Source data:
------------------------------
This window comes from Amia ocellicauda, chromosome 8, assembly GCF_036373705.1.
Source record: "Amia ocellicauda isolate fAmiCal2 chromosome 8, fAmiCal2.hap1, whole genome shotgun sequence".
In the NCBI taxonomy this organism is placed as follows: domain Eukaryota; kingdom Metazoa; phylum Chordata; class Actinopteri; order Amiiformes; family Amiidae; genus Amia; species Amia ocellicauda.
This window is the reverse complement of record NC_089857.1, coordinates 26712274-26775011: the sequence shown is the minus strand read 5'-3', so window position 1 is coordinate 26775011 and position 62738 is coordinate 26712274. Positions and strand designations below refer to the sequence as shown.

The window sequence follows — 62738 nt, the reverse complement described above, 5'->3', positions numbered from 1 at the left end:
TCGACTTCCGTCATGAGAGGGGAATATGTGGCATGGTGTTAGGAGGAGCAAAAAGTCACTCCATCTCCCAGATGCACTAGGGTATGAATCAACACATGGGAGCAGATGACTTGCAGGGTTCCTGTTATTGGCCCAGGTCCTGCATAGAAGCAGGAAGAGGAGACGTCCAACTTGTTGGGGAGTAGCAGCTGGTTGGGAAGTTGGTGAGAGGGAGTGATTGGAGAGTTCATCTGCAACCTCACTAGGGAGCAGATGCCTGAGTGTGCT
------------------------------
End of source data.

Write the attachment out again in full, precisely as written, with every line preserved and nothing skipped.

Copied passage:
This window comes from Amia ocellicauda, chromosome 8, assembly GCF_036373705.1.
Source record: "Amia ocellicauda isolate fAmiCal2 chromosome 8, fAmiCal2.hap1, whole genome shotgun sequence".
In the NCBI taxonomy this organism is placed as follows: domain Eukaryota; kingdom Metazoa; phylum Chordata; class Actinopteri; order Amiiformes; family Amiidae; genus Amia; species Amia ocellicauda.
This window is the reverse complement of record NC_089857.1, coordinates 26712274-26775011: the sequence shown is the minus strand read 5'-3', so window position 1 is coordinate 26775011 and position 62738 is coordinate 26712274. Positions and strand designations below refer to the sequence as shown.

The window sequence follows — 62738 nt, the reverse complement described above, 5'->3', positions numbered from 1 at the left end:
TCGACTTCCGTCATGAGAGGGGAATATGTGGCATGGTGTTAGGAGGAGCAAAAAGTCACTCCATCTCCCAGATGCACTAGGGTATGAATCAACACATGGGAGCAGATGACTTGCAGGGTTCCTGTTATTGGCCCAGGTCCTGCATAGAAGCAGGAAGAGGAGACGTCCAACTTGTTGGGGAGTAGCAGCTGGTTGGGAAGTTGGTGAGAGGGAGTGATTGGAGAGTTCATCTGCAACCTCACTAGGGAGCAGATGCCTGAGTGTGCT